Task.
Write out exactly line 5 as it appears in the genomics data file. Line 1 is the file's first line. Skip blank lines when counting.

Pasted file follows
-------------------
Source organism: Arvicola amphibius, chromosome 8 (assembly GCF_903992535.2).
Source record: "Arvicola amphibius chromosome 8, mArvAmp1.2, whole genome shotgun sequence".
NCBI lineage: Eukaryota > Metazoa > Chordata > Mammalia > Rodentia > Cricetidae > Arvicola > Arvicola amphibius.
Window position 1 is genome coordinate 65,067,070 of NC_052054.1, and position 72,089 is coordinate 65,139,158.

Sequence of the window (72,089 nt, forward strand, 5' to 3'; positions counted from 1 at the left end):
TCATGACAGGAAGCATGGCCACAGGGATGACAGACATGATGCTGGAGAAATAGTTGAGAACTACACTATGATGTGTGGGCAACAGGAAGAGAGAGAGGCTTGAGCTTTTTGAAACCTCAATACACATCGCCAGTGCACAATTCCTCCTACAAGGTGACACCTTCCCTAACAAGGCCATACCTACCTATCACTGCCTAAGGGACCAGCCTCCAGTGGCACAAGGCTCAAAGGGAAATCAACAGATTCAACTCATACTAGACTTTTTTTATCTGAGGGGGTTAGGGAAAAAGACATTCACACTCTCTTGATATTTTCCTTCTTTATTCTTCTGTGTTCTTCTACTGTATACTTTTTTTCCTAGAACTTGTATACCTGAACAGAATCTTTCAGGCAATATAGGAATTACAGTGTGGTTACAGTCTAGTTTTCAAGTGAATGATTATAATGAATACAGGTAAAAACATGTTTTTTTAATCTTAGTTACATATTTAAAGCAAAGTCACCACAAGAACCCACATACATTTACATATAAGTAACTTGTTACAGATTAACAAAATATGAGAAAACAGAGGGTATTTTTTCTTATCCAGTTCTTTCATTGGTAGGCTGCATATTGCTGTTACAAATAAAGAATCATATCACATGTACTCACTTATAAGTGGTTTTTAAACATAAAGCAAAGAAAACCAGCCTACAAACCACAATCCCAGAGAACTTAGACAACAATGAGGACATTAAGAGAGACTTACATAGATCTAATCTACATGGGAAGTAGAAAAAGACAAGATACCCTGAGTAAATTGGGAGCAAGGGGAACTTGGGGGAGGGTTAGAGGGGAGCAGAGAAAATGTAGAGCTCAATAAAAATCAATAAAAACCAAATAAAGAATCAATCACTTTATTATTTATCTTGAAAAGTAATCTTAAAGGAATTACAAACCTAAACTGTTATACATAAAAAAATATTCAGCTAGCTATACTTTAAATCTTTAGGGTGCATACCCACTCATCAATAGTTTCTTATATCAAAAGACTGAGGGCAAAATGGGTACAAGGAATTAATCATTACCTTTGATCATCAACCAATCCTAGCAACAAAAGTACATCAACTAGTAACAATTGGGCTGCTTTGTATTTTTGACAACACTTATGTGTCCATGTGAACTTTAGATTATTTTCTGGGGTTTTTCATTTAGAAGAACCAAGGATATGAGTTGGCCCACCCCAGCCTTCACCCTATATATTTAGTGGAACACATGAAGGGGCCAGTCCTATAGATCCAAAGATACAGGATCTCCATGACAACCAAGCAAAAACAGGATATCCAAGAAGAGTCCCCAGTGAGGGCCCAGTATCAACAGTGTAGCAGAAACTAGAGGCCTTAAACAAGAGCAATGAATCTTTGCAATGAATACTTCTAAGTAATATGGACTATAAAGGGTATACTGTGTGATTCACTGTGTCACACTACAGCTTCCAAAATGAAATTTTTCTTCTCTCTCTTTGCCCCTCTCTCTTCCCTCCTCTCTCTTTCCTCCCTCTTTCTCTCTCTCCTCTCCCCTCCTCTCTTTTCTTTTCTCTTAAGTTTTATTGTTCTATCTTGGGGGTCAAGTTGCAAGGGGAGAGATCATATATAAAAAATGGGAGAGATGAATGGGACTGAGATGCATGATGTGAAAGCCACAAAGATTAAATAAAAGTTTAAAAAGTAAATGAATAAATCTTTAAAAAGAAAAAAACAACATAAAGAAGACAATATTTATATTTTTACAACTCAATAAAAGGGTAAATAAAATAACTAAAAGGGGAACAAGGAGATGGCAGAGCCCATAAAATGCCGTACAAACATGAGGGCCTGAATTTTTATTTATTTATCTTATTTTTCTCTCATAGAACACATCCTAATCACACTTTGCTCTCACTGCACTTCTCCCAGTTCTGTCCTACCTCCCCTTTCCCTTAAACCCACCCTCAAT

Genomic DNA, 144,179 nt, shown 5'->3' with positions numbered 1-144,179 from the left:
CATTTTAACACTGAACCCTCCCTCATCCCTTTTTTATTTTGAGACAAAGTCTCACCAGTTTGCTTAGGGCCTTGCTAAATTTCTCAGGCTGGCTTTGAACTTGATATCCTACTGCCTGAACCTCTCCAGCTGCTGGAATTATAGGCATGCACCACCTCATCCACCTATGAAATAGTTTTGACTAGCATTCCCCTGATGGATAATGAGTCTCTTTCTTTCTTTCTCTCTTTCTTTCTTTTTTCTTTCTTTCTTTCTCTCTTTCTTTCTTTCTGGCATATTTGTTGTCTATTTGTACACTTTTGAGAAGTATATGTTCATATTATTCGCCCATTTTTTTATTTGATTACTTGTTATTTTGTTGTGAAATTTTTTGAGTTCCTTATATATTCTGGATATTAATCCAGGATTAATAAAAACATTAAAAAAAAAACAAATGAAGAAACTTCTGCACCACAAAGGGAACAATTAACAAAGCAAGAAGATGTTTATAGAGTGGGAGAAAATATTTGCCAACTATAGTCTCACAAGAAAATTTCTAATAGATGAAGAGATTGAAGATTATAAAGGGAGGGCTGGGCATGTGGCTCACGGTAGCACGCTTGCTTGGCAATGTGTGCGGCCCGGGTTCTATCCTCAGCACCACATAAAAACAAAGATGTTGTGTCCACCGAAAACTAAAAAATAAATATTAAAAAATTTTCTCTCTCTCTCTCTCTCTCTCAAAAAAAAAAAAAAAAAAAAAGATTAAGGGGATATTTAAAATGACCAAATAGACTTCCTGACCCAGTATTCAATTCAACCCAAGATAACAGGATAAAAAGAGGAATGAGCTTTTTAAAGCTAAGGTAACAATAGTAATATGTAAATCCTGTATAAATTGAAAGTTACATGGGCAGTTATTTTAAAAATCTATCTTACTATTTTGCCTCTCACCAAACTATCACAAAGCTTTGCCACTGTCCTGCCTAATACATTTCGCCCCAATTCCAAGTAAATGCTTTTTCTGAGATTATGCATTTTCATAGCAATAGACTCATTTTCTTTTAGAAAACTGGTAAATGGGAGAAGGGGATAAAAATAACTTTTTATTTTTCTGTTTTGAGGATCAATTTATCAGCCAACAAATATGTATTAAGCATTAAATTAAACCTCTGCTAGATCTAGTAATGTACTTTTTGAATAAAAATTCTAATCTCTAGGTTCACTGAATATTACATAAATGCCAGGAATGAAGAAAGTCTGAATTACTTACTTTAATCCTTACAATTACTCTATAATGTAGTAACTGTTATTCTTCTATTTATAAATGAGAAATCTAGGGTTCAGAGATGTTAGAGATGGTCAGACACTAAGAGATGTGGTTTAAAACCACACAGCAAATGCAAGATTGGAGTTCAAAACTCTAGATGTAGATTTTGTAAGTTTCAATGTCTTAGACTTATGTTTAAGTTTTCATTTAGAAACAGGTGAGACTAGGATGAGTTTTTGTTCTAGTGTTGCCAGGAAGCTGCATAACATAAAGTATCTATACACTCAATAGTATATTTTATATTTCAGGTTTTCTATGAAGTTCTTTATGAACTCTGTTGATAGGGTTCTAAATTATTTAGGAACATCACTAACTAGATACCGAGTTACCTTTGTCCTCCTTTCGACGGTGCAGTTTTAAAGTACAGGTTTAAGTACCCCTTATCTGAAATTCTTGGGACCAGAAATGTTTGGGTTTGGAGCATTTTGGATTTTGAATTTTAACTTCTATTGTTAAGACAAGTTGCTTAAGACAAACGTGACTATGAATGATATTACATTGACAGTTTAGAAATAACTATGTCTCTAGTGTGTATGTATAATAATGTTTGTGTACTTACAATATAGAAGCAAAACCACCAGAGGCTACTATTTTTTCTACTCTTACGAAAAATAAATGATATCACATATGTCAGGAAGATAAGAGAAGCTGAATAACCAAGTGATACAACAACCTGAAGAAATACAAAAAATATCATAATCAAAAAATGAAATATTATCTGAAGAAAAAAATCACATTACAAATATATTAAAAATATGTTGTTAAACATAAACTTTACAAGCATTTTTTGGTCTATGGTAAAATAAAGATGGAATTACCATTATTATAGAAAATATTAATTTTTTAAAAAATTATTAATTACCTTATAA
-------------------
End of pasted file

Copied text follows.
Sequence of the window (72,089 nt, forward strand, 5' to 3'; positions counted from 1 at the left end):